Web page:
Spring is an iffy season on the Vineyard. The ocean’s chill delays the reawakening of color and blossom for a seeming eternity while blustery winds keep summer at bay. But something is going on beneath the sea that keeps pulses racing: the spring run of striped bass, which brings these magnificent fish back to our shores from wintering grounds in the Chesapeake and elsewhere. What could be a greater affirmation that we have survived another winter and that all is right in the world of nature?

Kib Bramhall

For me, fishing is generally not a social activity. It is intensely personal, private, and intuitive. Except for family, I tend to be an angling loner. The concept of a fishing friend was an oxymoron until I met Luciano and was introduced to KLP.

Kib Bramhall

This year will be a busy one for the cadre of Islanders who keep a close eye on what’s going on at Norton Point. From fishermen to scientists, the two-and-a-half-mile barrier beach that sometimes connects Edgartown’s South Beach and Wasque on Chappaquiddick is a source of fascination. In April 2007 a northeaster broke through the beach, creating an inlet that connected Katama Bay and the Atlantic Ocean. In the years that followed, the “opening,” as it is known in local parlance, migrated eastward.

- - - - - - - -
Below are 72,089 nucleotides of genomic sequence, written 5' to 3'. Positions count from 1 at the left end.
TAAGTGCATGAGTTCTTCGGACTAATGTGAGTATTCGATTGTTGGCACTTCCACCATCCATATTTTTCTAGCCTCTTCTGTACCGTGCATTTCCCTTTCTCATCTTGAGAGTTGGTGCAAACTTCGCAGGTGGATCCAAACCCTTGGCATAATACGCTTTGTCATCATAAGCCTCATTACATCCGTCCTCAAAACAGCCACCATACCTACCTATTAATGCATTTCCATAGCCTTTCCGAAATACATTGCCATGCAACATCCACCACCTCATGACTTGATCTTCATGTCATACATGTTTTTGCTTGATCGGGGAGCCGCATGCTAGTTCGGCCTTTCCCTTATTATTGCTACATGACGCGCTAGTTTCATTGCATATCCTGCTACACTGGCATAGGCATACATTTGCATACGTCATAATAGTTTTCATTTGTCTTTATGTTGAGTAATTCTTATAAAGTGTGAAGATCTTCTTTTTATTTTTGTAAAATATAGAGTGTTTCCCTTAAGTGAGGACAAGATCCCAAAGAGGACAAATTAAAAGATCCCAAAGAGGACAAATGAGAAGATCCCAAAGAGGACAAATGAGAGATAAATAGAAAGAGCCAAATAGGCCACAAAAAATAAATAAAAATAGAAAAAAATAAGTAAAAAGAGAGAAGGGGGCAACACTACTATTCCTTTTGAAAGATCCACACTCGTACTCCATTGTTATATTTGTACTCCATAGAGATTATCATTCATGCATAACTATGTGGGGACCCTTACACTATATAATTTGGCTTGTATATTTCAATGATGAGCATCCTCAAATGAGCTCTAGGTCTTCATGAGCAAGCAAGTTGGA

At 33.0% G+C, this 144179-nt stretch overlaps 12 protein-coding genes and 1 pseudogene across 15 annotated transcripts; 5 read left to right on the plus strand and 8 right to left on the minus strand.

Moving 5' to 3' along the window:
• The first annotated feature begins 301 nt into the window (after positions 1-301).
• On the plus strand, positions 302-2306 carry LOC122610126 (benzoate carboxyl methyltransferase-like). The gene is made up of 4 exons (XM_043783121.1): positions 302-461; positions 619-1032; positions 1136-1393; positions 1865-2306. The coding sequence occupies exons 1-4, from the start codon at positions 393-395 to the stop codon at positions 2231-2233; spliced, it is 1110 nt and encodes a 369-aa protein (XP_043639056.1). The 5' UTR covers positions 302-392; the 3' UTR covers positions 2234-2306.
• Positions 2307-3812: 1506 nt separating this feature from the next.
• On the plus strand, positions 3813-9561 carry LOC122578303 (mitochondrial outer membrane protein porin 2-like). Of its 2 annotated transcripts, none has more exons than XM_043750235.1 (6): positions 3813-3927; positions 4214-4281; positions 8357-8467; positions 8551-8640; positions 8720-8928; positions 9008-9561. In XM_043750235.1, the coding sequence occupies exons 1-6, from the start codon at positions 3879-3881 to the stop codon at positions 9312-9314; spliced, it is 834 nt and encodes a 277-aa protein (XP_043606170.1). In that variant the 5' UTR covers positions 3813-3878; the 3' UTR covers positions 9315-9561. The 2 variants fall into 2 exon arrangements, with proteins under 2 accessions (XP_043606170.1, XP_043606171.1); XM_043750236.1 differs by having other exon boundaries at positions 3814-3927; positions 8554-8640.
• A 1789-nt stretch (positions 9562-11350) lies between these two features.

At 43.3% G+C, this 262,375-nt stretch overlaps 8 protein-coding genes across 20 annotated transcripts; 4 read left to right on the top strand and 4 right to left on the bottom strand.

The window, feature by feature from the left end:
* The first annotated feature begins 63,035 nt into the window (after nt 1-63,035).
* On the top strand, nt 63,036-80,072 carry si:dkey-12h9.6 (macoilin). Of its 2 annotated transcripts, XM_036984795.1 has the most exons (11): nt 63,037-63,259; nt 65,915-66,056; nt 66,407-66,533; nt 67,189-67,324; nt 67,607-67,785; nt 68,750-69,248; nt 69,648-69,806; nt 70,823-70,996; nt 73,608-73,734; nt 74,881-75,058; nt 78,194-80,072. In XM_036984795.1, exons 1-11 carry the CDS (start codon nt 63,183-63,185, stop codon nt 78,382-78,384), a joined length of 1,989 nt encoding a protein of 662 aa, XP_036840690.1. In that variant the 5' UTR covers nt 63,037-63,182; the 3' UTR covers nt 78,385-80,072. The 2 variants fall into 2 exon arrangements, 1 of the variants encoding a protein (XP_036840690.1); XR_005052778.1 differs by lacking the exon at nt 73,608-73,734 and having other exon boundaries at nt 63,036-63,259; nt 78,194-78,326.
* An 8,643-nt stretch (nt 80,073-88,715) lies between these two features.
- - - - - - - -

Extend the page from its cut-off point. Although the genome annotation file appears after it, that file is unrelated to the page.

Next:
Sara Brown

The most important game fish in local waters is in deep trouble. The writer, a renowned fisherman and longtime conservation columnist for Salt Water Sportsman, thinks he knows why.

Rip Cunningham

There’s a tendency to think that Island fishing ends after the derby’s final hurrah in mid-October. But wait a minute! They may be premature.

Kib Bramhall

Dana Gaines's boat isn't a traditional one with a motor or even a sail. And yet he's taken it around the Island – twice.

Ivy Ashe

While the leaves changed color, along the waterfront crews planned and fitted out for the annual voyages of vessels determined to follow summer.

Matthew Stackpole

One of the most famous of all striped bass plugs, the Reverse Atom was born on the beach at North Truro on Cape Cod on a hot August afternoon in 1949.

Kib Bramhall